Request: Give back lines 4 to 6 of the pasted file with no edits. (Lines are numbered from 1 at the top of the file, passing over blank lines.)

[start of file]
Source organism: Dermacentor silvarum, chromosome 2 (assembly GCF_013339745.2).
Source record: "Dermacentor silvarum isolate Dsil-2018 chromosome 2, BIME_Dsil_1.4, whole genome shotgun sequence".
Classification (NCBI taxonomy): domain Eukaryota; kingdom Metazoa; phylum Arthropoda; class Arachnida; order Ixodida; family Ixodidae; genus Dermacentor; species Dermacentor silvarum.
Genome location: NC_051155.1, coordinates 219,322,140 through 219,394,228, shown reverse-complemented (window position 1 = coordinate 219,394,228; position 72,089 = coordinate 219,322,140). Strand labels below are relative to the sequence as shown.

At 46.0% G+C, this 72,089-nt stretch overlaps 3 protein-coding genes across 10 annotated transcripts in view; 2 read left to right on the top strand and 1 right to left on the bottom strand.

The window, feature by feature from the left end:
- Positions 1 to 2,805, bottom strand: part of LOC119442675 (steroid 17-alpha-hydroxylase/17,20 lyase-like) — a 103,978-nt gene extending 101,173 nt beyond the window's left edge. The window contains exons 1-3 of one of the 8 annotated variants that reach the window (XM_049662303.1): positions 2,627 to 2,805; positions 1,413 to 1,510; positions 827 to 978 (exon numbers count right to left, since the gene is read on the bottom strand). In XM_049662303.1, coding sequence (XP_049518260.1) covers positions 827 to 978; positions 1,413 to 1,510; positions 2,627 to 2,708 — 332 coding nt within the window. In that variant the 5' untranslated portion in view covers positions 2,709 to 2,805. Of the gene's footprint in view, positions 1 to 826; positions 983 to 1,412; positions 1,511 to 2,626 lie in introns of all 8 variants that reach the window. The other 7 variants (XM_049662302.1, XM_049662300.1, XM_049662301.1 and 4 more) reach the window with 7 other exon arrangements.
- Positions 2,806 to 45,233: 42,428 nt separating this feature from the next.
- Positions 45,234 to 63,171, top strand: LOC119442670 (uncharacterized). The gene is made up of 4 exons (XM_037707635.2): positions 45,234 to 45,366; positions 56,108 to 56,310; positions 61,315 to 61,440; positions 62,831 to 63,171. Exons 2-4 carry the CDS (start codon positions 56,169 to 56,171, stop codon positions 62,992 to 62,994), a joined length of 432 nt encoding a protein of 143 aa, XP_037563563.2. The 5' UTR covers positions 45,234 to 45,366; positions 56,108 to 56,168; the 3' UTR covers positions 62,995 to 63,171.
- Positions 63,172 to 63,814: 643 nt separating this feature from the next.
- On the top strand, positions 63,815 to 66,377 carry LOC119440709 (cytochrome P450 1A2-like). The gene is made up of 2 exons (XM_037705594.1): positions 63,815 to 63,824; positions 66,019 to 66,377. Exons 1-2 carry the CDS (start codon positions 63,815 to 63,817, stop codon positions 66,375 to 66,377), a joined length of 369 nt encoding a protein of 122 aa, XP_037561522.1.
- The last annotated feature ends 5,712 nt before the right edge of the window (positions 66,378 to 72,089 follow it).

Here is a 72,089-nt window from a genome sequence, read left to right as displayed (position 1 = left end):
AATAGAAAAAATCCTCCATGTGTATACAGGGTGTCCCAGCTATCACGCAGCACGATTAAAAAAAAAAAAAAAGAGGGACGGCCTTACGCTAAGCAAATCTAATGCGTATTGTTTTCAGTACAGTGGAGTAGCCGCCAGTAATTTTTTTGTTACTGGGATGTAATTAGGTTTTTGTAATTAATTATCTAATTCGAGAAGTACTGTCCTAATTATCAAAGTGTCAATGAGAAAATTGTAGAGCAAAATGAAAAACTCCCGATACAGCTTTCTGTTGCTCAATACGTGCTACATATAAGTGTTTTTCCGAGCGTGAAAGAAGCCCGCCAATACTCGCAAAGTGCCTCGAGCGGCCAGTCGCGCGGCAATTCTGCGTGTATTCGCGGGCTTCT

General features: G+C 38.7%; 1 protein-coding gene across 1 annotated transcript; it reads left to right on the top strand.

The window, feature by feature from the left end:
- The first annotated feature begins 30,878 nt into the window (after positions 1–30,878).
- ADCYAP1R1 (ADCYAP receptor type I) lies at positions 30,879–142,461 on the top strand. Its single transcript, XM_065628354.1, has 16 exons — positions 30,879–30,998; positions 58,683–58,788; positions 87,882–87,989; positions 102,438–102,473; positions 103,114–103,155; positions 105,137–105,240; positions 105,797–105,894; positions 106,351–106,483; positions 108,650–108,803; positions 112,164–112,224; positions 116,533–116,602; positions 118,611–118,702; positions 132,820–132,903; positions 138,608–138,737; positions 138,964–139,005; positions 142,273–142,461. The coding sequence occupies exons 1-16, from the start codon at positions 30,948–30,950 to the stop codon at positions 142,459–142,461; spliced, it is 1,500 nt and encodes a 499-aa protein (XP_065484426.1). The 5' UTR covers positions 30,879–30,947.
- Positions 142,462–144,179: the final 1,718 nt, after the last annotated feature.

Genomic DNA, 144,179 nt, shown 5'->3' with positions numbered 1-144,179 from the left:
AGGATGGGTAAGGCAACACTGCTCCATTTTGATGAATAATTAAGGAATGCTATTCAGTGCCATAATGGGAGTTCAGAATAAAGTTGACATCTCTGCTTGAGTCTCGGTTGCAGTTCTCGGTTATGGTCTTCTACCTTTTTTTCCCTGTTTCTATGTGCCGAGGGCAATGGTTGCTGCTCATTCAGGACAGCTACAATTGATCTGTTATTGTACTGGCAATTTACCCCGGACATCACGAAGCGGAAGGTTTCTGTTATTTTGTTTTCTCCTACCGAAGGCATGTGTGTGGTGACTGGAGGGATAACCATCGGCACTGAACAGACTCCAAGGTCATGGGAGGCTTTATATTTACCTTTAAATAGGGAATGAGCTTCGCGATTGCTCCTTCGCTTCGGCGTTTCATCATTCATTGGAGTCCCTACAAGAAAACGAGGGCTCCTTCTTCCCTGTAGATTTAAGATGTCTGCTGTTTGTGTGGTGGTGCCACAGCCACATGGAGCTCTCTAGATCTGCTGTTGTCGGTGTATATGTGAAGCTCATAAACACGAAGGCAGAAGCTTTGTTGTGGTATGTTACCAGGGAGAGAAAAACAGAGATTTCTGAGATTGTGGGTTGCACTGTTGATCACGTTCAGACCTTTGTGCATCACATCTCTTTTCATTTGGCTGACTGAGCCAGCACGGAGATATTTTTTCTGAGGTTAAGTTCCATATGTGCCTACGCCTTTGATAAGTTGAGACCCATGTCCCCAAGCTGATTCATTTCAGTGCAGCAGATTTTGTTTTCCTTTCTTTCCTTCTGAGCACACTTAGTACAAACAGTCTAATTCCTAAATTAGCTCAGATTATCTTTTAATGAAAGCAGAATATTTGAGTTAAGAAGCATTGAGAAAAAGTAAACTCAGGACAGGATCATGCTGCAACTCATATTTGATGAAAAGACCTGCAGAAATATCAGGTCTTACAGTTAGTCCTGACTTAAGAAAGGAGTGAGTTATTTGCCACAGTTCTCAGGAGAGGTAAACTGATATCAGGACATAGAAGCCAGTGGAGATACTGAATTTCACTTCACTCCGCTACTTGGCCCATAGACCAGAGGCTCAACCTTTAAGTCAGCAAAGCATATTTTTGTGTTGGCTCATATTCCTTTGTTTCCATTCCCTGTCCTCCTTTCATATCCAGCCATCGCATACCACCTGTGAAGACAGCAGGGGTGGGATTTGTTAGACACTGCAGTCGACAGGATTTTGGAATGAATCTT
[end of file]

Genome location: NC_051155.1, coordinates 219,322,140 through 219,394,228, shown reverse-complemented (window position 1 = coordinate 219,394,228; position 72,089 = coordinate 219,322,140). Strand labels below are relative to the sequence as shown.

At 46.0% G+C, this 72,089-nt stretch overlaps 3 protein-coding genes across 10 annotated transcripts in view; 2 read left to right on the top strand and 1 right to left on the bottom strand.

The window, feature by feature from the left end: